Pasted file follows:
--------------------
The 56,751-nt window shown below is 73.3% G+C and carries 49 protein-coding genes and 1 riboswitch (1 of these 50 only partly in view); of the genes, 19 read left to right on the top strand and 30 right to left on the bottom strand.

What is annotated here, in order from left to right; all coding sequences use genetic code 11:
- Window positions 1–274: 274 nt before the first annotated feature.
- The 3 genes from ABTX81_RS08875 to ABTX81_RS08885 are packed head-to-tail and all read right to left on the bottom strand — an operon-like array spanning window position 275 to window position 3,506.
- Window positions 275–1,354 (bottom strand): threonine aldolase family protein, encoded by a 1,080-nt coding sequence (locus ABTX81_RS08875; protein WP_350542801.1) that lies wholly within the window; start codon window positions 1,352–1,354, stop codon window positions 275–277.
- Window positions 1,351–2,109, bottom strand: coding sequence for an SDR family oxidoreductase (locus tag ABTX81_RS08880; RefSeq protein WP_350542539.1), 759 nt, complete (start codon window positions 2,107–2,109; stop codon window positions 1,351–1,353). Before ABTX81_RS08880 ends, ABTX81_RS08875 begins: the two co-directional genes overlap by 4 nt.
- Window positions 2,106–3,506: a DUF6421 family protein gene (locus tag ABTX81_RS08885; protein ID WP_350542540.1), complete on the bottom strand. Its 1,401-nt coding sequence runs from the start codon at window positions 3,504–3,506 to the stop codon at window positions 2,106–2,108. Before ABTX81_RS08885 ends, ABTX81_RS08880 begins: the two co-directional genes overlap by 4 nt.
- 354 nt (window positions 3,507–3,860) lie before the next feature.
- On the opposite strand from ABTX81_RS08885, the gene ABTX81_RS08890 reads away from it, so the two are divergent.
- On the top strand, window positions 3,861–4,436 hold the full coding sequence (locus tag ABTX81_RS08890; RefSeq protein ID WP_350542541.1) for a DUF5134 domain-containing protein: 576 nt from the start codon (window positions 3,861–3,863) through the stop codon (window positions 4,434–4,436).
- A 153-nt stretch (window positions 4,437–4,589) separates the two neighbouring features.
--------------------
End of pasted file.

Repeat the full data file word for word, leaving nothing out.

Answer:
The 56,751-nt window shown below is 73.3% G+C and carries 49 protein-coding genes and 1 riboswitch (1 of these 50 only partly in view); of the genes, 19 read left to right on the top strand and 30 right to left on the bottom strand.

What is annotated here, in order from left to right; all coding sequences use genetic code 11:
- Window positions 1–274: 274 nt before the first annotated feature.
- The 3 genes from ABTX81_RS08875 to ABTX81_RS08885 are packed head-to-tail and all read right to left on the bottom strand — an operon-like array spanning window position 275 to window position 3,506.
- Window positions 275–1,354 (bottom strand): threonine aldolase family protein, encoded by a 1,080-nt coding sequence (locus ABTX81_RS08875; protein WP_350542801.1) that lies wholly within the window; start codon window positions 1,352–1,354, stop codon window positions 275–277.
- Window positions 1,351–2,109, bottom strand: coding sequence for an SDR family oxidoreductase (locus tag ABTX81_RS08880; RefSeq protein WP_350542539.1), 759 nt, complete (start codon window positions 2,107–2,109; stop codon window positions 1,351–1,353). Before ABTX81_RS08880 ends, ABTX81_RS08875 begins: the two co-directional genes overlap by 4 nt.
- Window positions 2,106–3,506: a DUF6421 family protein gene (locus tag ABTX81_RS08885; protein ID WP_350542540.1), complete on the bottom strand. Its 1,401-nt coding sequence runs from the start codon at window positions 3,504–3,506 to the stop codon at window positions 2,106–2,108. Before ABTX81_RS08885 ends, ABTX81_RS08880 begins: the two co-directional genes overlap by 4 nt.
- 354 nt (window positions 3,507–3,860) lie before the next feature.
- On the opposite strand from ABTX81_RS08885, the gene ABTX81_RS08890 reads away from it, so the two are divergent.
- On the top strand, window positions 3,861–4,436 hold the full coding sequence (locus tag ABTX81_RS08890; RefSeq protein ID WP_350542541.1) for a DUF5134 domain-containing protein: 576 nt from the start codon (window positions 3,861–3,863) through the stop codon (window positions 4,434–4,436).
- A 153-nt stretch (window positions 4,437–4,589) separates the two neighbouring features.